The market can’t fix this because neither the buyer nor the seller cares. Think of all the CCTV cameras and DVRs used in the attack against Brian Krebs. The owners of those devices don’t care. Their devices were cheap to buy, they still work, and they don’t even know Brian. The sellers of those devices don’t care: they’re now selling newer and better models, and the original buyers only cared about price and features. There is no market solution because the insecurity is what economists call an externality: it’s an effect of the purchasing decision that affects other people. Think of it kind of like invisible pollution.
What this all means is that the IoT will remain insecure unless government steps in and fixes the problem. When we have market failures, government is the only solution.
And that makes sense. If you have a market failure, that is a situation where the incentives for the individual actors within that market lead to suboptimal outcomes for the market as a whole, you’re going to want to look at regulation to realign incentives. This won’t work in all cases, of course. The IoT Standards wars, for instance, might be construed as a market failure, but in an area where no legislator or regulator would think of intervening. Here, the magnitude of the externalities are already so big, and we are still in the infancy of this market, that a regulatory intervention seems to be appropriate. But arguing for regulation is not condoning specific kinds of regulation, and it‘s in these conclusions where Schneier and I diverge.
Traditionally, when we speak of regulation, we think of increasing the cost of undesirable behaviour. We’re thinking of a Carbon Tax to curb CO2 emissions, we’re thinking of safety certification and mandatory recalls. In essence we are usually saying: prices in the market present an incomplete picture of the costs borne by parties not counterparties in a transaction. So to minimise the adverse effects, we are increasing the price so that transaction volumes are closer to where they would be, would the price appropriately reflect the costs, and divert the revenue (should there be any) towards mitigating those effects.
And indeed, that’s what Schneier proposes as well:
The government could impose security regulations on IoT manufacturers, forcing them to make their devices secure even though their customers don’t care. They could impose liabilities on manufacturers, allowing people like Brian Krebs to sue them. Any of these would raise the cost of insecurity and give companies incentives to spend money making their devices secure.
And now we arrive at a classic conflict point when it comes to regulation: its impact on innovation. Because with everything we do, there are tradeoffs. It’s not that market participants had multiple options and just chose to ignore security. And foisting additional security regulation onto an emerging industry that’s still trying to figure out what value there might be in it for consumers, with pretty much the explicit goal to increase the cost of security breaches, is one surefire way to stifle it. The problem here is that in a world of material products, there didn’t seem to be any other way of doing it.
Instead of increasing the cost of breaches, decrease the cost of secure systems
As we’ve discussed above, the market failure consists of two parts. As security is costly to implement, the incentives are stacked against it. So the conventional way of regulation is to increase the cost of a breach, so businesses will be incentivised to invest more in security. But what if we could lower the cost of good security instead? Instead of punishing firms for failing to implement robust security, help them with doing that?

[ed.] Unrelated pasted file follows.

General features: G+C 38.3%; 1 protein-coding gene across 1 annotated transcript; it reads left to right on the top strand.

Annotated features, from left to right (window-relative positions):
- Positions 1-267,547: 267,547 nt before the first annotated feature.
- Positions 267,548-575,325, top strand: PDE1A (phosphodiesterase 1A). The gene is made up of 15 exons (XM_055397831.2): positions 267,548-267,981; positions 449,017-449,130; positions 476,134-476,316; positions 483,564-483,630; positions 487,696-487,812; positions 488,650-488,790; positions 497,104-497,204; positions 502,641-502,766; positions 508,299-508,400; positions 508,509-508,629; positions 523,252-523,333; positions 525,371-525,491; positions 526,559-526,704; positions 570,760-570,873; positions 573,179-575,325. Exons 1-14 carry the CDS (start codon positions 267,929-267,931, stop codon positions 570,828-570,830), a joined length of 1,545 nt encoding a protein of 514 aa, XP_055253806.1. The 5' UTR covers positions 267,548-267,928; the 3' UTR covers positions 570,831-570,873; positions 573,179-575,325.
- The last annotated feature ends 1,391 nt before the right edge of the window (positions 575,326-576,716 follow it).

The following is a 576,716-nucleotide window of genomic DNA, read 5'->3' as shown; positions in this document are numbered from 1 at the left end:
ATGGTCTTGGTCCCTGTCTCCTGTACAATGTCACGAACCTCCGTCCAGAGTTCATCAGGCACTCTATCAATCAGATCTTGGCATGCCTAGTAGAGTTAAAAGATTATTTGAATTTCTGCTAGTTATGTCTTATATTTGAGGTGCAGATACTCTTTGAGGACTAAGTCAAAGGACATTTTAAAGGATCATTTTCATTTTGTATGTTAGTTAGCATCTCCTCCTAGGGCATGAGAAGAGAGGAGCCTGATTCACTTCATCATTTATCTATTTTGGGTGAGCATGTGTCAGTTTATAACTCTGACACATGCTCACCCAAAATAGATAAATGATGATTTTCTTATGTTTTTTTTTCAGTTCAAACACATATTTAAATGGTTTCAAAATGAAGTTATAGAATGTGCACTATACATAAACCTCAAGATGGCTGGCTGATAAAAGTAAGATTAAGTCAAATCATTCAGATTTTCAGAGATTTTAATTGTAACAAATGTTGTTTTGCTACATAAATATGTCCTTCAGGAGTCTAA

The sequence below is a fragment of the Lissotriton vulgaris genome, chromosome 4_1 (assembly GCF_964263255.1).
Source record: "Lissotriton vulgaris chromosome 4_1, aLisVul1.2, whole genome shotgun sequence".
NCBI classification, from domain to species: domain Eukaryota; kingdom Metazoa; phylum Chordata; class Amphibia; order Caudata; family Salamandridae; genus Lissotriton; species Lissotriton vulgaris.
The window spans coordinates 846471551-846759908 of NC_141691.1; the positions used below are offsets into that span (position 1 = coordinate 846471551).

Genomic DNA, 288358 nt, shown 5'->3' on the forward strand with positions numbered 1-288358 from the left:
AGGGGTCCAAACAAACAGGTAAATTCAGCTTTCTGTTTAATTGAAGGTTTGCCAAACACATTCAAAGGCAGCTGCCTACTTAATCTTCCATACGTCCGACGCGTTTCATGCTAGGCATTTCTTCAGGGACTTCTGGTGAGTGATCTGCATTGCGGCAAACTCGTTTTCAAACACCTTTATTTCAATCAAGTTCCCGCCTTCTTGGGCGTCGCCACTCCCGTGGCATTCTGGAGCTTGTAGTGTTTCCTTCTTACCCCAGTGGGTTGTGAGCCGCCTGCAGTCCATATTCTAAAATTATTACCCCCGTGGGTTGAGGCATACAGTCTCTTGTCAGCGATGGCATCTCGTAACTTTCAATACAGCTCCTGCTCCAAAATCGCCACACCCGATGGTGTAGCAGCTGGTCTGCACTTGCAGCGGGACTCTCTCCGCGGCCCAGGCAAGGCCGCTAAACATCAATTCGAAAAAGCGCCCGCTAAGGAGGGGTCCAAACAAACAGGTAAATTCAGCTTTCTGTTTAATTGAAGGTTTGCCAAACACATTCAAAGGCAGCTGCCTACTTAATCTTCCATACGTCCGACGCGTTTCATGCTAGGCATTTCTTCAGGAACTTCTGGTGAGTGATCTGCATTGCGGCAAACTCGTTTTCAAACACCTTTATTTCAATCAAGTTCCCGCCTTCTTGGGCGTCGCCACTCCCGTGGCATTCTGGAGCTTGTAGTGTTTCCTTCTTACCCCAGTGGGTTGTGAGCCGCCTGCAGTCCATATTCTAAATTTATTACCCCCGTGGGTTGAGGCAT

A lot of the fundamental building blocks of the software systems we use everyday are covered under free and open source licenses. They’re relatively easy for businesses to implement and adapt to their use, and without them, the whole internet ecosystem wouldn’t work the way it does. The F/LOSS ecosystem is a non-market solution to a problem we didn’t even know we had, and it helped to drastically lower the cost of experimentation across a wide array of industries, and is at the core of what enabled the current wave of transformation across market.
Realising the impact of F/LOSS, and keeping in mind an open-ness towards innovation and experimentation, I believe progressive regulation around IoT security would be best achieved by Government committing to lower the costs of implementing good security practices. This could be achieved by creating, or funding, the software packages and making them available under a liberal license for experimenters to work with. The systemic benefit of better security and reduced external costs should be argumentation enough. The impossibility of policing the security of off-shore products that might nonetheless impact parties under your jurisdiction makes other approaches complicated at best, unfeasible at worst. And anchoring usage of secure foundations in FCC or CE certification processes would speed up adoption to the point where the unit costs become negligible.
The attack on Brian Krebs has shown the significant side-effects the current roll-out of connected devices coupled with the market dynamics as they exist. The calls for regulatory intervention are in my view justified. But weighing the trade-offs, I believe regulators would be well advised thinking about more progressive means to achieve the end of reducing adverse externalities. In the internet age, reducing the costs of good practices can serve those ends, while preserving room for experimentation and innovation.